What Unitary Plan land price changes teach about flooding the market
Author:Auckland Council Chief Economist, Shane Martin
Source:Auckland Council Chief Economist
- The Auckland Unitary Plan (AUP), which zoned for about one million more dwellings in existing urban areas in Auckland, became operative in November 2016.
- Seasonally-adjusted house prices peaked in October 2016. Over the following months, property prices fell about 4% and were then flat for over two years. At the same time, construction costs have increased, implying that land prices have fallen.
- Our modelling shows that, controlling for other characteristics that make a property valuable, land prices in urban areas have fallen 5.8 to 6.6 percent since the AUP became operative.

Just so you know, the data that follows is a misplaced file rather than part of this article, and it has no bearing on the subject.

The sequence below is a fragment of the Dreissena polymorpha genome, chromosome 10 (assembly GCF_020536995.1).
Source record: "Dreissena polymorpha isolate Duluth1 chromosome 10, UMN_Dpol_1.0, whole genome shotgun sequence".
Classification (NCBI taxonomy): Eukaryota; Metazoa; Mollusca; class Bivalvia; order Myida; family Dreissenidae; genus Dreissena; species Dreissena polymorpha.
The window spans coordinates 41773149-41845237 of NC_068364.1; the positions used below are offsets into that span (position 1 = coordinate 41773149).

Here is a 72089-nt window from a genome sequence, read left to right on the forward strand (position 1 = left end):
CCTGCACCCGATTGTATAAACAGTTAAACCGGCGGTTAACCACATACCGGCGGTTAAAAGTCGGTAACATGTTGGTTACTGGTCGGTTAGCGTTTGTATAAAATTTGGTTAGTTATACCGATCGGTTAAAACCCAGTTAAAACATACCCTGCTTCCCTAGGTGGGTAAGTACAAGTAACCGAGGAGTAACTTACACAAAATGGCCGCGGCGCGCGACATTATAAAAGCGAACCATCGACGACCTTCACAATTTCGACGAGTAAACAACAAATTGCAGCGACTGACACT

- There are at least four pieces of evidence that, taken together, indicate that the AUP has lowered overall land prices (while properties that were upzoned sell at a premium to those that were not). Lower land prices are good. But the modest reduction in price from the AUP suggests that rushing to rezone huge swathes of un-infrastructured greenfield land is unlikely to reduce land prices significantly.
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Last updated: 2019-04-11